COVID-19 now directly affecting nation's food supply chain
We knew that it was coming — we had to. This morning, I read in my county's e-newsletter that the county's health department was shutting down the Smithfield Foods processing plant in my town as a precaution. This shutdown has now put 325 people out of work indefinitely, with the reporting of one person who may have contracted COVID-19 in the plant. This is in addition to the processing plant in Monmouth, IL also shutting down.
Smithfield said in a statement on Friday that it will indefinitely close its plant in Monmouth, IL, after "a small portion" of the 1,700 employees there tested positive for COVID-19. The Monmouth plant processes about 3%t of the U.S. supply of fresh pork, and also produces bacon, according to media reports. Smithfield plants also have been closed in Sioux Falls, SD, where 5% of American pork is processed, as well as in Wisconsin and Missouri.
This is the latest salvo in a potential food shortage crisis in the offing, while the mainstream media (MSM), which remain focused on Trump and his disinfectant gaffe, have paid little attention. But then, given how the MSM have scared a significant portion of the nation's population with their reporting, we may all be better off if they ignore this oncoming debacle.
Tyson Foods, the largest meat processor in the country, has already shuttered 13 plants nationwide in an attempt to contain the corona virus spread as the company works to implement mitigation standards. John Tyson, president of Tyson Foods, said in an interview this past Sunday that the "nation's food supply chain was breaking."
John Tyson said 'millions of pounds of meat' will fail to reach stores and there will be a 'limited supply of our products available in grocery stores' until they are able to reopen facilities currently closed.
It comes after it was announced two million chickens will be killed in Delaware and Maryland because of lack of employees at processing plants.
Tyson Foods announced last week that it was shuttering two pork processing plants, including its largest in the United States, to contain the spread of the coronavirus.
With the restaurant industry shuttered except for those who are capable of carryout and delivery and schools closed (thus no lunch programs), the decline in demand for food supplies is causing the nation's farmers to plow under fields and destroy crops, with unprecedented food waste, at the same time as demand at food banks soars.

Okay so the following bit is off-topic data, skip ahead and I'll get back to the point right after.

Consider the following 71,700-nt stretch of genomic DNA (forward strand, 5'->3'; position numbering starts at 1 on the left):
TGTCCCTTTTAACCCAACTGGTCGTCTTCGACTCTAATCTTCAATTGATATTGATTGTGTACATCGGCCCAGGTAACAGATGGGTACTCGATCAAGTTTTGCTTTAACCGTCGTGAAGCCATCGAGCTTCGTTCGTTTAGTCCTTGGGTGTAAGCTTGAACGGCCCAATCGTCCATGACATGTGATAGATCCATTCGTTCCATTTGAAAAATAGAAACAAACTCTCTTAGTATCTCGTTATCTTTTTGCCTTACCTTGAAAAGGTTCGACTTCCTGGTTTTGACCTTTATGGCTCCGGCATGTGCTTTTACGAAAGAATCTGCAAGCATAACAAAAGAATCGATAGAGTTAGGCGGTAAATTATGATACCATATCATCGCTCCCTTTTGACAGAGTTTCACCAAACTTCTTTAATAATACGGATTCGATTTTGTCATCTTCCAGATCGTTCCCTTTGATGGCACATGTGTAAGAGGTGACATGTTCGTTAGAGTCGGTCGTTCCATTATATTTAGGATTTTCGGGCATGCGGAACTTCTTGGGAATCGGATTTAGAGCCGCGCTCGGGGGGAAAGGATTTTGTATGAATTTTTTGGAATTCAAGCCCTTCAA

Lettuce producer Mark Borba, in Huron, Calif., said he has had to plow under 230 of 680 acres of recently harvested lettuce since the pandemic swept the country a month ago. He said demand fell off so sharply from restaurants, schools and other large customers that his crews had to unpack 9,000 cartons of lettuce from a warehouse where they had awaited shipment and dump them back in the fields to be plowed under.
In a concentrated effort to help America's agriculture industry, President Trump recently announced his administration's $19-billion Coronavirus Food Assistance Program — $16 billion in direct payments to farmers and ranchers and $3 billion for bulk purchases of food to be distributed through food banks. Agriculture secretary Sonny Perdue said he is hoping the checks can be distributed by end of May.
While private industry is stepping up efforts to provide assistance through monetary donations to hunger relief campaigns, for the rest of us, whether working or not, the inevitable food price rise will provide sticker shock for all and food shortages in some areas, as we deal with the doomsday news report of the week.
Nine states are now easing their lockdown requirements, and people are getting back to work in certain business sectors that can limit the amount of human contact and where social distancing can be maintained. Some might call this lifting of restrictions "in the nick o'time," yet not soon enough for the majority of our population.
With that said and the looming potential for additional pain in the coming months, we'll conclude with this question concerning whether the economic and social damage of this virus was based on man-made created mass hysteria based on faulty data and socialized groupthink. In this brief video, published three days ago and already with close to five million views, two emergency physicians who have been testing and collecting data on their patients provide their perspectives that, in so many words, says the government has got it all wrong, and there's something more sinister going on here, as in "control." Calling Governor Whitmer...
Update: YouTube has removed the video mentioned in the last paragraph. Fox News's Ingraham Angle presents YouTube’s reasoning for doing so. Shall we call this censorship? Mind control?